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Meet Amber: Code Fellows Graduate

When Amber Kim started Code Fellows, she wasn’t afraid to fail. In fact, she wanted to: “The faster you learn, the faster you know where the holes in your logic are, and the faster you can either pivot or work on your weak links.”

Amber Kim was 5 years old when she first started coding. She’d type into command-line interfaces on computers her father built—“Back when they had floppy disks,” she says. In high school, she’d go on to explore HTML and CSS classes. In college, Amber received a more interdisciplinary education, studying not only software engineering, but: comparative literature, cinema, music, and Japanese. She loved to learn, but it was Amber’s ability to accept failure as a learning tool in and of itself that brought her to where she is today: a Code Fellows graduate, founder and lead developer of a tech-based 501c3 nonprofit, Nouri, and a software engineer for the software company LivePerson.

“I’ve approached things so I’ll fail faster,” she says. “The faster you learn, the faster you know where the holes in your logic are, and the faster you can either pivot or work on your weak links.”

Learning languages, and learning how to learn

Growing up, Amber Kim was immersed in language. She spoke both English and Filipino at home and would go on to study Japanese and Korean (and music, which she says is a language too: “You have to learn how to read it, express it.”). While she didn’t realize it at the time, her knowledge in these languages would form the foundation of her ultimate favorite one: code.

“Learning languages has always been part of my life,” she says. “There’s something about learning languages that kind of correlates [with learning code]. Part of programming languages is syntax and grammar, just like it is with spoken languages.”

While Amber had the opportunity to learn new languages and explore other majors and courses for the first time in college, she quickly realized she wasn’t learning in a productive way. It felt impersonal, and she struggled to feel a sense of community in her classes. Worse of all, she felt she wasn’t truly learning.

“They expected you to know everything beforehand, so you didn’t have time to learn it,” she says. “College was not very conducive to my learning, and it took me away from coding.”

Helping herself by helping others

After Amber graduated from college, she got married and went on to work in web design and marketing. From the outside, everything looked perfect—but something was missing. She yearned for knowledge, the chance to learn again, the opportunity to push herself. Her husband, a Marine, heard a Code Fellows radio ad explaining how U.S. veterans and their families can use their GI Bill to pay for up to 100 percent of their Code Fellows tuition. The opportunity was too good to pass up: he immediately encouraged Amber to apply.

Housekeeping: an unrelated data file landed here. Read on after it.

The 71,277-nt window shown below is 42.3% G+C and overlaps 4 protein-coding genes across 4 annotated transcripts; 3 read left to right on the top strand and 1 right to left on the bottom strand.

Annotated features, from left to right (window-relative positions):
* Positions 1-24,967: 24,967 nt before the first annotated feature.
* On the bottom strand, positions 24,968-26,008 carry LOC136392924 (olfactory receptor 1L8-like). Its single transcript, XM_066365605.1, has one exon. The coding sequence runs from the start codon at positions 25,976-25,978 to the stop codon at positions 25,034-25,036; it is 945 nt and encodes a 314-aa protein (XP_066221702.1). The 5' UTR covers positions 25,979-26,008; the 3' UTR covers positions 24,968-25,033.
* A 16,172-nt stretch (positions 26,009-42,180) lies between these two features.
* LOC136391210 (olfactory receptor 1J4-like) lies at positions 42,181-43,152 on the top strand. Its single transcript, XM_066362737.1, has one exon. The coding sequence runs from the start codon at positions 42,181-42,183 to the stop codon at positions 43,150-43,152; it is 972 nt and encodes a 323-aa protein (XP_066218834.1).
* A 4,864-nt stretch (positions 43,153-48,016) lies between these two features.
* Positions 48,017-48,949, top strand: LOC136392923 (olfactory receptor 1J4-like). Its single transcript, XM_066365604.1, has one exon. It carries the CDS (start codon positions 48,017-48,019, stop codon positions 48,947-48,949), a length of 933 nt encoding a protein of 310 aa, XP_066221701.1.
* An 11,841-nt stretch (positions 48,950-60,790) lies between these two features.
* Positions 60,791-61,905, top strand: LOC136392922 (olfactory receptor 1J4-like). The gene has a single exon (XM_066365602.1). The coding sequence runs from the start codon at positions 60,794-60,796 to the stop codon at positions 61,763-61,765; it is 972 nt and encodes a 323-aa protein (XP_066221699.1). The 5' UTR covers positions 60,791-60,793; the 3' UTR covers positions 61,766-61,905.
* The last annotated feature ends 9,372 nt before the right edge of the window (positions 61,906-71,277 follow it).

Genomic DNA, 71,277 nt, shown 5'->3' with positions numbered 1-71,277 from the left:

“He suggested I go to school to pursue something I would enjoy,” she says. “The process was simple; Code Fellows even had a representative who specializes in working with the veteran community answer my questions. It was a pretty easy choice for me.”

Because of her previous coding experience, Amber was able to test directly into Code 201: Foundations of Software Development. She immediately felt the sense of community her college experience had lacked—her classmates were just as focused as she was, and she felt comfortable enough to be herself and embrace her Renaissance-woman education among such a diverse group of individuals.

“I’ve come to realize that having the experience I have gives me a different perspective in the way I build applications,” she says. “Applications built by engineers who don’t consider their user end up being unusable because they don’t consider the people who actually use it … because the engineers couldn’t see it from a different perspective.”

The Code Fellows community became a safe space for Amber to be herself (“It felt OK to be me,” she says) and to fail and learn through her failures. A mistake in one project would lead to success in the next; an error in one code would lead to a flawless finish in another. In a community you deeply trust, there is no feeling of embarrassment when failing—in fact, failure becomes your best teaching tool.

“You learn by working with the other people in your class,” she says. “I’m helping somebody else by teaching them what I learned through my mistakes, while helping myself learn to reiterate things.”

More than a project, more than a school

After graduating from Code Fellows, Amber landed a software engineering position at LivePerson and joined forces with two of her fellow Code Fellows graduates to create Nouri, which started as a Code Fellows Hackathon project, and is now a 501c3 nonprofit that aims to use tech to solve childhood hunger and nutrition by connecting local organizations and businesses with those in need.

Amber is grateful for her Code Fellows experience and considers it a starting point for anyone who wants to not only learn to code, but to learn to be comfortable with failing and use failure as a way to learn what you love—and to learn in general.

“Code Fellows gives you the tools to get your career started, but a career in software engineering is a constant learning by fire hose,” she says. “If people are OK with failing and with being uncomfortable and learning all the time, this is definitely the career for them. It’s continuous self-development, and Code Fellows gives you the basics you can build on.”

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